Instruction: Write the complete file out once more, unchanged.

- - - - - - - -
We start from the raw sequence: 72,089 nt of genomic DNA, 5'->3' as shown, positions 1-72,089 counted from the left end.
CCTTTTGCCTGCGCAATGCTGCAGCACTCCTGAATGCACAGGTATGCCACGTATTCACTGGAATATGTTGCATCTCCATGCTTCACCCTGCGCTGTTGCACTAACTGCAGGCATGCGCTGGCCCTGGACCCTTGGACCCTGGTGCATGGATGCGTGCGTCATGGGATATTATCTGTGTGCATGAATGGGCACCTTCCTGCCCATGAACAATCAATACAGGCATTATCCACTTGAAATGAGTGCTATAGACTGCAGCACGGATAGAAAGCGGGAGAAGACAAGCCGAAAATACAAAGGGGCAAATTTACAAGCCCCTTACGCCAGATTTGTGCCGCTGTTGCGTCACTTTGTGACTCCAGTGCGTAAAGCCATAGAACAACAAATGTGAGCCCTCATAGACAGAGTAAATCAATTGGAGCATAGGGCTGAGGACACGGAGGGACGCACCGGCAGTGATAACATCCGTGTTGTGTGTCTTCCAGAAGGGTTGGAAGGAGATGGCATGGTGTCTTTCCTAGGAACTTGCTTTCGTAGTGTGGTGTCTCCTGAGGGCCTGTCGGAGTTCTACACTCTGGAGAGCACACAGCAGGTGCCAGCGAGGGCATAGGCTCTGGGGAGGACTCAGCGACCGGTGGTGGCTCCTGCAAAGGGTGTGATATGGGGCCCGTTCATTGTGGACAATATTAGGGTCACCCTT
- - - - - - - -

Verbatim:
We start from the raw sequence: 72,089 nt of genomic DNA, 5'->3' as shown, positions 1-72,089 counted from the left end.
CCTTTTGCCTGCGCAATGCTGCAGCACTCCTGAATGCACAGGTATGCCACGTATTCACTGGAATATGTTGCATCTCCATGCTTCACCCTGCGCTGTTGCACTAACTGCAGGCATGCGCTGGCCCTGGACCCTTGGACCCTGGTGCATGGATGCGTGCGTCATGGGATATTATCTGTGTGCATGAATGGGCACCTTCCTGCCCATGAACAATCAATACAGGCATTATCCACTTGAAATGAGTGCTATAGACTGCAGCACGGATAGAAAGCGGGAGAAGACAAGCCGAAAATACAAAGGGGCAAATTTACAAGCCCCTTACGCCAGATTTGTGCCGCTGTTGCGTCACTTTGTGACTCCAGTGCGTAAAGCCATAGAACAACAAATGTGAGCCCTCATAGACAGAGTAAATCAATTGGAGCATAGGGCTGAGGACACGGAGGGACGCACCGGCAGTGATAACATCCGTGTTGTGTGTCTTCCAGAAGGGTTGGAAGGAGATGGCATGGTGTCTTTCCTAGGAACTTGCTTTCGTAGTGTGGTGTCTCCTGAGGGCCTGTCGGAGTTCTACACTCTGGAGAGCACACAGCAGGTGCCAGCGAGGGCATAGGCTCTGGGGAGGACTCAGCGACCGGTGGTGGCTCCTGCAAAGGGTGTGATATGGGGCCCGTTCATTGTGGACAATATTAGGGTCACCCTT